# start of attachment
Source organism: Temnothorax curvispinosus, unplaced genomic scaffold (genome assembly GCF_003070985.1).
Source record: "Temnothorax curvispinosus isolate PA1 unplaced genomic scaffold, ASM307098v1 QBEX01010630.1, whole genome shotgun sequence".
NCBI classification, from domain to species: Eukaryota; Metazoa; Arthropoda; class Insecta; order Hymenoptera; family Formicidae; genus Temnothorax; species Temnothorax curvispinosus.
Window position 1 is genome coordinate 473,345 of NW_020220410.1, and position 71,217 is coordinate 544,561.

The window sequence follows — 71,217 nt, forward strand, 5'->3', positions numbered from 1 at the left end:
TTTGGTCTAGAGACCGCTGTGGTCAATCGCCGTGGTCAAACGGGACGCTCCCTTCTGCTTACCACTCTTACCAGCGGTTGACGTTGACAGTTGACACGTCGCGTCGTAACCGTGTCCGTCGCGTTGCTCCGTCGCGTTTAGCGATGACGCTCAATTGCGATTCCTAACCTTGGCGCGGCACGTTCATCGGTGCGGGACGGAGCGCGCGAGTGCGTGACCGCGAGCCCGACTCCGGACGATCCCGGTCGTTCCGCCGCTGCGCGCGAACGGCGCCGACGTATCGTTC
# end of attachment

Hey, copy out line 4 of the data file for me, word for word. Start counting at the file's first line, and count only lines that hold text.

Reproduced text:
Window position 1 is genome coordinate 473,345 of NW_020220410.1, and position 71,217 is coordinate 544,561.